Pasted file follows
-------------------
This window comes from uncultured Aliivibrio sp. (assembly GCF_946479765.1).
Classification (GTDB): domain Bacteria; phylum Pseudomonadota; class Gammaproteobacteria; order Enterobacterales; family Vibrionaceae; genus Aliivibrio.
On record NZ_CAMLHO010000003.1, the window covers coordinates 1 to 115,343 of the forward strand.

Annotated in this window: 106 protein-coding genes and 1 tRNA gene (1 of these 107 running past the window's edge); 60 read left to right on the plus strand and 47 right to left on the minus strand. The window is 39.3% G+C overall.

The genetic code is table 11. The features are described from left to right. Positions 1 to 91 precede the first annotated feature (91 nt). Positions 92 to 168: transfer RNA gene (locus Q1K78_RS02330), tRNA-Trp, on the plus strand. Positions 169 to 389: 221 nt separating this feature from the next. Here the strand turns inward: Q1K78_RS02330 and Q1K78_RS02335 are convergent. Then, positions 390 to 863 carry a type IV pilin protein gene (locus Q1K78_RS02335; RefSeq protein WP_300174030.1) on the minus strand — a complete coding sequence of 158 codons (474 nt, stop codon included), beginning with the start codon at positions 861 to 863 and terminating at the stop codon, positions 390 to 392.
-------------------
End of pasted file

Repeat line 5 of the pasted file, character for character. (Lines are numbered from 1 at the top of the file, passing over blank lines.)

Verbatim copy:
The genetic code is table 11. The features are described from left to right. Positions 1 to 91 precede the first annotated feature (91 nt). Positions 92 to 168: transfer RNA gene (locus Q1K78_RS02330), tRNA-Trp, on the plus strand. Positions 169 to 389: 221 nt separating this feature from the next. Here the strand turns inward: Q1K78_RS02330 and Q1K78_RS02335 are convergent. Then, positions 390 to 863 carry a type IV pilin protein gene (locus Q1K78_RS02335; RefSeq protein WP_300174030.1) on the minus strand — a complete coding sequence of 158 codons (474 nt, stop codon included), beginning with the start codon at positions 861 to 863 and terminating at the stop codon, positions 390 to 392.